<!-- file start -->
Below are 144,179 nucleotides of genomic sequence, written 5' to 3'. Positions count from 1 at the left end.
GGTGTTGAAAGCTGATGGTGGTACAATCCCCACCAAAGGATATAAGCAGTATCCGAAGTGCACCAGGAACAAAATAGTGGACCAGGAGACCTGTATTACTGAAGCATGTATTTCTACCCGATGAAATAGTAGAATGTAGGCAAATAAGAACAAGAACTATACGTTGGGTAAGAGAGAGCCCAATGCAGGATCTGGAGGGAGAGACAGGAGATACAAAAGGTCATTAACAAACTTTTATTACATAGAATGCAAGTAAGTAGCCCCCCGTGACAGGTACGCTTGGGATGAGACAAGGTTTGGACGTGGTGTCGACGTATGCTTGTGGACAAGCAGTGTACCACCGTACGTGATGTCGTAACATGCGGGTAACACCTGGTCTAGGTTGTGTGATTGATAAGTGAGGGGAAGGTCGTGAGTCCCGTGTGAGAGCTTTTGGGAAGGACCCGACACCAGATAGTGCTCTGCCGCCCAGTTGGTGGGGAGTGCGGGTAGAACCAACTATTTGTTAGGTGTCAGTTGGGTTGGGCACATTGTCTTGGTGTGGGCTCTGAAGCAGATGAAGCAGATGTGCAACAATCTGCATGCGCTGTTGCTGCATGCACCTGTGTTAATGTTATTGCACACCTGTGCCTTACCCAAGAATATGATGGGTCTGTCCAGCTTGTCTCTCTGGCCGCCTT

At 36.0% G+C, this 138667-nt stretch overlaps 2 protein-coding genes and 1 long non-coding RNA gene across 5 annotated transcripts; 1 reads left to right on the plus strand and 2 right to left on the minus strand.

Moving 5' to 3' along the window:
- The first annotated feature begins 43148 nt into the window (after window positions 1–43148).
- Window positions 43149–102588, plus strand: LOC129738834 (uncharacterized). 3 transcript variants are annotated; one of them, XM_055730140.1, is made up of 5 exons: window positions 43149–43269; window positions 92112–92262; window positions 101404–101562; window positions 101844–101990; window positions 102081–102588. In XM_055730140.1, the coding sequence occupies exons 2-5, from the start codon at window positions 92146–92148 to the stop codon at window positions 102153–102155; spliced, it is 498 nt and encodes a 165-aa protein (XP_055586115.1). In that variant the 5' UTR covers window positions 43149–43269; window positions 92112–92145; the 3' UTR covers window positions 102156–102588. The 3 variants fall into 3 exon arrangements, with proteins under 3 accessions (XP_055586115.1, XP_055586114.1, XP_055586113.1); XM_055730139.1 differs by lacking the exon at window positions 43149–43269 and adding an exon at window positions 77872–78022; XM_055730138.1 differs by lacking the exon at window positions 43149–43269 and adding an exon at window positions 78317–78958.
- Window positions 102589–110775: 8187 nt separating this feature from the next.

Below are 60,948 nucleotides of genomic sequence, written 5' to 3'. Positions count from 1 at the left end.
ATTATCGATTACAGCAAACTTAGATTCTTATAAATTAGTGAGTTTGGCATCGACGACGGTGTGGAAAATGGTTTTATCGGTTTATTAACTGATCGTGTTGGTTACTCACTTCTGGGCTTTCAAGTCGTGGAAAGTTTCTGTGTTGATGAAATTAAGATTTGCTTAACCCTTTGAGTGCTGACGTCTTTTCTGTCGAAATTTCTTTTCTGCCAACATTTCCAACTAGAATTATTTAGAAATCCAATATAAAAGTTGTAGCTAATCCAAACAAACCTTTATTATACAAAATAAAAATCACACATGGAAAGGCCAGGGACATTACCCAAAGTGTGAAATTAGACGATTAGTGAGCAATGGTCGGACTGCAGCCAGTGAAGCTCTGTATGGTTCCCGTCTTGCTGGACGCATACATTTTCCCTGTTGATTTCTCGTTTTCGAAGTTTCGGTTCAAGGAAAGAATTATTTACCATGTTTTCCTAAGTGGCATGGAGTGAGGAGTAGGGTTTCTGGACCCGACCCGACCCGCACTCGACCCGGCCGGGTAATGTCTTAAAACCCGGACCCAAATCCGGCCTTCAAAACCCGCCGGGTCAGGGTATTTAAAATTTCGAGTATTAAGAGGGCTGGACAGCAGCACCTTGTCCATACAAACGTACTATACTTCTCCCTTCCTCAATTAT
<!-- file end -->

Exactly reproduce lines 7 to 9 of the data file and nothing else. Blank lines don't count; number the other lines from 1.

- Window positions 102589–110775: 8187 nt separating this feature from the next.

Below are 60,948 nucleotides of genomic sequence, written 5' to 3'. Positions count from 1 at the left end.
ATTATCGATTACAGCAAACTTAGATTCTTATAAATTAGTGAGTTTGGCATCGACGACGGTGTGGAAAATGGTTTTATCGGTTTATTAACTGATCGTGTTGGTTACTCACTTCTGGGCTTTCAAGTCGTGGAAAGTTTCTGTGTTGATGAAATTAAGATTTGCTTAACCCTTTGAGTGCTGACGTCTTTTCTGTCGAAATTTCTTTTCTGCCAACATTTCCAACTAGAATTATTTAGAAATCCAATATAAAAGTTGTAGCTAATCCAAACAAACCTTTATTATACAAAATAAAAATCACACATGGAAAGGCCAGGGACATTACCCAAAGTGTGAAATTAGACGATTAGTGAGCAATGGTCGGACTGCAGCCAGTGAAGCTCTGTATGGTTCCCGTCTTGCTGGACGCATACATTTTCCCTGTTGATTTCTCGTTTTCGAAGTTTCGGTTCAAGGAAAGAATTATTTACCATGTTTTCCTAAGTGGCATGGAGTGAGGAGTAGGGTTTCTGGACCCGACCCGACCCGCACTCGACCCGGCCGGGTAATGTCTTAAAACCCGGACCCAAATCCGGCCTTCAAAACCCGCCGGGTCAGGGTATTTAAAATTTCGAGTATTAAGAGGGCTGGACAGCAGCACCTTGTCCATACAAACGTACTATACTTCTCCCTTCCTCAATTAT